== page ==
Lincecum told he'll be in Giants playoff rotation

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Lincecum told he'll be in Giants playoff rotation

SAN DIEGO -- Tim Lincecum said he understands that no pitcher with a 10-15 record and 5.18 ERA can expect to be considered a playoff ace.

"As long as I'm included," Lincecum said.

He will be. Lincecum said the Giants have informed him that he will slot somewhere in the starting rotation for the NL Division Series that will begin Oct. 6 at AT&T Park against either the Cincinnati Reds or Washington Nationals.

Lincecum also said he'd be "OK with anything" when asked point-blank if he'd have a problem if told that he must throw to Buster Posey instead of Hector Sanchez, who has become his personal catcher.

Check back for more notes and quotes on this developing story.

Santiago Casilla says he never received offer from Giants

Santiago Casilla says he never received offer from Giants

SAN FRANCISCO — Over the final month of his time with the Giants, it became clear that Santiago Casilla and the team would part ways. On Friday, Casilla confirmed that he never had the opportunity to return. 

On a conference call to announce a two-year deal with the Oakland A’s, Casilla said he “would have been happy to return to the Giants, but I never got an offer from them. I understood.”

Casilla said he had several opportunities to go elsewhere and close, mentioning the Milwaukee Brewers as one interested team. Casilla signed a two-year, $11 million deal with the A’s, who likely won’t need him to pitch in the ninth. The Brewers went on to bring in Neftali Feliz for one year and $5.35 million; he is expected to close. 

“I preferred to return to the Athletics because that’s where my career started,” Casilla said through interpreter Manolo Hernández Douen. “And I’m very excited.”

Casilla spent the first six years of his career with the A’s before crossing the bridge and becoming a key figure in three title runs. In seven seasons in San Francisco, he posted a 2.42 ERA and saved 123 games. Casilla had a 0.92 ERA in the postseason, but he was stripped of a prominent role in the weeks leading up to the 2016 playoffs. 

Casilla, 36, blew nine saves before being pulled from the ninth inning. He appeared just three times in the final 14 regular season games and just once in the playoffs. He did not take the mound in Game 4 of the NLDS, watching as five other relievers teamed up to give back a three-run lead.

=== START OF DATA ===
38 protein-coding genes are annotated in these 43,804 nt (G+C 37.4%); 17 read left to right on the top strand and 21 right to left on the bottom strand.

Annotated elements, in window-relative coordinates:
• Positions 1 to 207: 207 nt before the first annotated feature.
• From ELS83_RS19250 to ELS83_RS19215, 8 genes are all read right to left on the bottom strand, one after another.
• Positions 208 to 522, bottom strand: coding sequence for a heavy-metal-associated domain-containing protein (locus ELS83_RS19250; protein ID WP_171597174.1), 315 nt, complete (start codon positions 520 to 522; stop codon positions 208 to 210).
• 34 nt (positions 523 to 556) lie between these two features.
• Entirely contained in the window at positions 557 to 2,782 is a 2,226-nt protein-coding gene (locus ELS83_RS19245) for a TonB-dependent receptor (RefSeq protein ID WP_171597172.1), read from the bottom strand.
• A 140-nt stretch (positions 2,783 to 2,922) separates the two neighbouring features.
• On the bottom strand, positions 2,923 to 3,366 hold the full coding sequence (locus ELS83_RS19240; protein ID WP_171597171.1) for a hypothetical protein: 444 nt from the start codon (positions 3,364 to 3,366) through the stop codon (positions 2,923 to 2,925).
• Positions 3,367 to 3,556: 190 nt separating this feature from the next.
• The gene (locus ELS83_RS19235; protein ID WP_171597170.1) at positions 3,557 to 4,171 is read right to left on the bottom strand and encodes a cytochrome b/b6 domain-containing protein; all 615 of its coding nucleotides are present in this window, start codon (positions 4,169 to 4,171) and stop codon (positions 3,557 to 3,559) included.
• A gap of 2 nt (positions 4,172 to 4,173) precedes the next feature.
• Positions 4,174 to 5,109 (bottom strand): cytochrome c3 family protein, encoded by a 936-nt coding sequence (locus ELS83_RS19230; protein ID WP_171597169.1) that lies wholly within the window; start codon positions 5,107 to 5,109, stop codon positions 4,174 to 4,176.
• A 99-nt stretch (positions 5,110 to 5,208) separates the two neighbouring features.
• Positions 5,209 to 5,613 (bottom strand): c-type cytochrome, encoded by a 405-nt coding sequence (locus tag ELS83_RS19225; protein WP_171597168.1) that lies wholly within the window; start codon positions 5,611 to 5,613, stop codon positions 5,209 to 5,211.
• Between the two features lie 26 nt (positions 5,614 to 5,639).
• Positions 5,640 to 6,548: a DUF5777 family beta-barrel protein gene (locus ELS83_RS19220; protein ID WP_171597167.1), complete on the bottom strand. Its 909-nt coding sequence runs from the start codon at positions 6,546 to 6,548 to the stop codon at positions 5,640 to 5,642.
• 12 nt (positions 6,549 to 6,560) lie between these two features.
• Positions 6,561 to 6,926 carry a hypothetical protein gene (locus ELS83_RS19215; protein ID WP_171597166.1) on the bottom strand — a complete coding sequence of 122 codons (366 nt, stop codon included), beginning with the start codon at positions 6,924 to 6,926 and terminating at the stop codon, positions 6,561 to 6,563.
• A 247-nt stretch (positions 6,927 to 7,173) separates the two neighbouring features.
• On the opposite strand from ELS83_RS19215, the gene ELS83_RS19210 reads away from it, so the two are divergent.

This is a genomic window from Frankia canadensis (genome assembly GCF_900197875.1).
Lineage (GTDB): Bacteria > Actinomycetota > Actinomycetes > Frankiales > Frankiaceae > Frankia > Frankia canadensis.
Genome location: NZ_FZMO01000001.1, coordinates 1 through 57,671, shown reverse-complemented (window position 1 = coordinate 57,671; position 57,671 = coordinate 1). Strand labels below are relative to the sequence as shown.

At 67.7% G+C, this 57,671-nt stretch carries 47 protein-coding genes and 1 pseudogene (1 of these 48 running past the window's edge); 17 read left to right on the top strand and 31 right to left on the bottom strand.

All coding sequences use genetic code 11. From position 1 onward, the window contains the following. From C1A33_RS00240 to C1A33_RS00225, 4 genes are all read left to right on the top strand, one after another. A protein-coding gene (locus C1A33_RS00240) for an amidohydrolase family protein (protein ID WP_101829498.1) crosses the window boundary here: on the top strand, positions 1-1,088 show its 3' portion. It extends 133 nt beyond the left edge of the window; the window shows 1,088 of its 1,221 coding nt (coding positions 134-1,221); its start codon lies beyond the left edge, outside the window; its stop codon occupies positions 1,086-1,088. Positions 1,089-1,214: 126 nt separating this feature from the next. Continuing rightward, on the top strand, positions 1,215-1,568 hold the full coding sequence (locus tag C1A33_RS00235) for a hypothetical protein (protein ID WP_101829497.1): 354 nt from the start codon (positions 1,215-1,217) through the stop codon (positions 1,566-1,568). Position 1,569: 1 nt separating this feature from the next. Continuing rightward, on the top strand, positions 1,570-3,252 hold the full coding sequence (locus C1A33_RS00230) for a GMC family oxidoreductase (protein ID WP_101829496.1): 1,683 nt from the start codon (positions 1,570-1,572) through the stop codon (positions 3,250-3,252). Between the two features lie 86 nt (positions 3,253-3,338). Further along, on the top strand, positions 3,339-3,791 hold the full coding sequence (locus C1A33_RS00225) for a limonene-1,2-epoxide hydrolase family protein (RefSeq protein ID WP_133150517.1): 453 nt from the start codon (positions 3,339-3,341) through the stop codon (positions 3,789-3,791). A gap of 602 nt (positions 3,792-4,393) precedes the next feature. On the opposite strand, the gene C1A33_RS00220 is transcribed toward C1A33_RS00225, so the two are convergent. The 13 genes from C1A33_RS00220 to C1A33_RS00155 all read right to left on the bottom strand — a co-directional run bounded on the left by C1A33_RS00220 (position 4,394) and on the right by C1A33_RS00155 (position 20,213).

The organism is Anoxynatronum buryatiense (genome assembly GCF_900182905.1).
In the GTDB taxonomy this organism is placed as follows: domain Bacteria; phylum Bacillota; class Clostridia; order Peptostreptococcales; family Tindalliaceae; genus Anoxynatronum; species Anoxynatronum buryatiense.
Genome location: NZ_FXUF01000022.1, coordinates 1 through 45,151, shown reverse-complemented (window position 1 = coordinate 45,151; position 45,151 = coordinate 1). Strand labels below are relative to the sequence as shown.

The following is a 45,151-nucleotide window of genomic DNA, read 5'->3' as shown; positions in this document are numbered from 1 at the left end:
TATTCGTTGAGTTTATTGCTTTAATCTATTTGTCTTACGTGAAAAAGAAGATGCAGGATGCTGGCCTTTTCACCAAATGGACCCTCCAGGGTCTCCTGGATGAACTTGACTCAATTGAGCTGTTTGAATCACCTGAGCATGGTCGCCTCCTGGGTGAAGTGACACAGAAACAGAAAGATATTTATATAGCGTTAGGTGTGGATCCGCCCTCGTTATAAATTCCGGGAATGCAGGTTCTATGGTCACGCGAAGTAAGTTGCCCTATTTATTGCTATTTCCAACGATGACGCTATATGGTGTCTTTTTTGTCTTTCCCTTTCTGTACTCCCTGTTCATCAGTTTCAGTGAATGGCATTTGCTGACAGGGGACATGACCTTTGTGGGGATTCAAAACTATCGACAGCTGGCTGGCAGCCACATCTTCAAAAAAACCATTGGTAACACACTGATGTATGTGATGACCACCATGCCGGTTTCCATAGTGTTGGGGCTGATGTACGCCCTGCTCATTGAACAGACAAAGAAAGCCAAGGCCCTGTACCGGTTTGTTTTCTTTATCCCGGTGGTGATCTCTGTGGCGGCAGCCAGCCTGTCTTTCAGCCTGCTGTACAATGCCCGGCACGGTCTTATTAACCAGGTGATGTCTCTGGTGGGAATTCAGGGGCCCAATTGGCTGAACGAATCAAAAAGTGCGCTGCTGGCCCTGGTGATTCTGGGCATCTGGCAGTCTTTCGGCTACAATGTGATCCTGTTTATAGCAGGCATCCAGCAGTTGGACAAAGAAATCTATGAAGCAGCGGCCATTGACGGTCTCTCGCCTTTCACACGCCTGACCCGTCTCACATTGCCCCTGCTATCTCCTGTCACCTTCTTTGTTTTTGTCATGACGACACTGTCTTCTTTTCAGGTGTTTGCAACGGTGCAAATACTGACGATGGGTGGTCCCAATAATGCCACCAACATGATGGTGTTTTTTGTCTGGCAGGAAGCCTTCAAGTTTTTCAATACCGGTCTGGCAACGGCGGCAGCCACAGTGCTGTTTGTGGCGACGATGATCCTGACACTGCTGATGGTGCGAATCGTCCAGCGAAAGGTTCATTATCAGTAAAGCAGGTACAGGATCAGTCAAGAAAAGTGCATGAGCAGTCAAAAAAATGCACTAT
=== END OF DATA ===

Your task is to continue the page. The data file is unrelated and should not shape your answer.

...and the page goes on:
That moment stung Casilla, and it affected Bruce Bochy, too. The Giants struck quickly in December to bring Mark Melancon in as their new closer, but at the Winter Meetings, Bochy said he would welcome Casilla back in a setup role. 

“He’s a great team player (and) teammate,” Bochy said. “(I) certainly wouldn’t rule it out because he still has great stuff. And he had some hiccups there in that closing role, but I would take him anytime.”

As it turned out, that opportunity was never there for Casilla. The Giants didn’t make another move after the big deal with Melancon, and they’ll rely on younger arms to record most of the outs in the seventh and eighth. Casilla said he’s not bitter about the way it all ended. 

“I have left that in the past,” he said. “It’s a new year, it’s a new year. I have left this in the past.” 

Authorities: Two Dodgers security guards arrested, accused of theft

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Authorities: Two Dodgers security guards arrested, accused of theft

LOS ANGELES -- Prosecutors say two security guards at Los Angeles' Dodger Stadium have been arrested and are accused of stealing equipment, baseballs and jerseys from the major league team to sell online.

The Los Angeles County district attorney's office says Juan DeDios Prada and Fernando Sierra pleaded not guilty to burglary and other charges Thursday.

Prosecutors say the two security guards conspired with a third man, Jesse Luis Dagnesses, to steal baseball uniforms and other team merchandise to sell online.

They say Prada and Sierra stole more than $3,400 from a locked equipment room at the stadium between January 2013 and February 2016.

Authorities say Dagnesses is accused of receiving $950 in stolen baseballs and jerseys.

It wasn't immediately clear if the men had attorneys who could comment on the allegations.